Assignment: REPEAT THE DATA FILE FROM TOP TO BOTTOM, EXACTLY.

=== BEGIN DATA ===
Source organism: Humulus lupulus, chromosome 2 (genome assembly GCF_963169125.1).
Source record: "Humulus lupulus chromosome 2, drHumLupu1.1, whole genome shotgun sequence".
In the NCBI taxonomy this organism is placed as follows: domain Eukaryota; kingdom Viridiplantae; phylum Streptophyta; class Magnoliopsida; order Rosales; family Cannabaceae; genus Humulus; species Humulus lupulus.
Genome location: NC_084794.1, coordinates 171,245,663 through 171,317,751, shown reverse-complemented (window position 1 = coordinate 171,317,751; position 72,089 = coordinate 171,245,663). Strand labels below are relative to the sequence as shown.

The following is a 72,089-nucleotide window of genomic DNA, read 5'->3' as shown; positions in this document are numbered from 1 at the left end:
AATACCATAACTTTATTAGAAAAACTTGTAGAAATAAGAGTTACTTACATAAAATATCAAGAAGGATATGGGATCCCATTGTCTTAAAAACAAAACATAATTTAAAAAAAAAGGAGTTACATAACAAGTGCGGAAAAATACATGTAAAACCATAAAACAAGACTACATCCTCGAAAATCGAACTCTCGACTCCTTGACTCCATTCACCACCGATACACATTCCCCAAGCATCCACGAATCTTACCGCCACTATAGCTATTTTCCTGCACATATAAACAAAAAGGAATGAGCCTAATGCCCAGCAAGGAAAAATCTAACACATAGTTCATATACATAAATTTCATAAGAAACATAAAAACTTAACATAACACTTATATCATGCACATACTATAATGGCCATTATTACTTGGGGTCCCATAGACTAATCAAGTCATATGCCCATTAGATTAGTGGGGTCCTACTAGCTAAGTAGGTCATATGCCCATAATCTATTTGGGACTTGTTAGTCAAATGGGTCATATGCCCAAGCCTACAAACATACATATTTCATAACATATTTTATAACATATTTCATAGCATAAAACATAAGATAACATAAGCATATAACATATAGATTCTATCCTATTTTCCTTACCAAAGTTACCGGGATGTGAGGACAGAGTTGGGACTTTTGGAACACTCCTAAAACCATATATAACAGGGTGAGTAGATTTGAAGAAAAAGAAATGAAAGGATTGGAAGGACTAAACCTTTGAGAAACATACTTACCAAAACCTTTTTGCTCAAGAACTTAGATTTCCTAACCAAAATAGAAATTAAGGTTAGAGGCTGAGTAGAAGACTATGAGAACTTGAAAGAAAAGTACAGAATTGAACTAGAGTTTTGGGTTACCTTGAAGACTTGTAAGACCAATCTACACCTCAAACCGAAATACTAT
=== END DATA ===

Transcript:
Source organism: Humulus lupulus, chromosome 2 (genome assembly GCF_963169125.1).
Source record: "Humulus lupulus chromosome 2, drHumLupu1.1, whole genome shotgun sequence".
In the NCBI taxonomy this organism is placed as follows: domain Eukaryota; kingdom Viridiplantae; phylum Streptophyta; class Magnoliopsida; order Rosales; family Cannabaceae; genus Humulus; species Humulus lupulus.
Genome location: NC_084794.1, coordinates 171,245,663 through 171,317,751, shown reverse-complemented (window position 1 = coordinate 171,317,751; position 72,089 = coordinate 171,245,663). Strand labels below are relative to the sequence as shown.

The following is a 72,089-nucleotide window of genomic DNA, read 5'->3' as shown; positions in this document are numbered from 1 at the left end:
AATACCATAACTTTATTAGAAAAACTTGTAGAAATAAGAGTTACTTACATAAAATATCAAGAAGGATATGGGATCCCATTGTCTTAAAAACAAAACATAATTTAAAAAAAAAGGAGTTACATAACAAGTGCGGAAAAATACATGTAAAACCATAAAACAAGACTACATCCTCGAAAATCGAACTCTCGACTCCTTGACTCCATTCACCACCGATACACATTCCCCAAGCATCCACGAATCTTACCGCCACTATAGCTATTTTCCTGCACATATAAACAAAAAGGAATGAGCCTAATGCCCAGCAAGGAAAAATCTAACACATAGTTCATATACATAAATTTCATAAGAAACATAAAAACTTAACATAACACTTATATCATGCACATACTATAATGGCCATTATTACTTGGGGTCCCATAGACTAATCAAGTCATATGCCCATTAGATTAGTGGGGTCCTACTAGCTAAGTAGGTCATATGCCCATAATCTATTTGGGACTTGTTAGTCAAATGGGTCATATGCCCAAGCCTACAAACATACATATTTCATAACATATTTTATAACATATTTCATAGCATAAAACATAAGATAACATAAGCATATAACATATAGATTCTATCCTATTTTCCTTACCAAAGTTACCGGGATGTGAGGACAGAGTTGGGACTTTTGGAACACTCCTAAAACCATATATAACAGGGTGAGTAGATTTGAAGAAAAAGAAATGAAAGGATTGGAAGGACTAAACCTTTGAGAAACATACTTACCAAAACCTTTTTGCTCAAGAACTTAGATTTCCTAACCAAAATAGAAATTAAGGTTAGAGGCTGAGTAGAAGACTATGAGAACTTGAAAGAAAAGTACAGAATTGAACTAGAGTTTTGGGTTACCTTGAAGACTTGTAAGACCAATCTACACCTCAAACCGAAATACTAT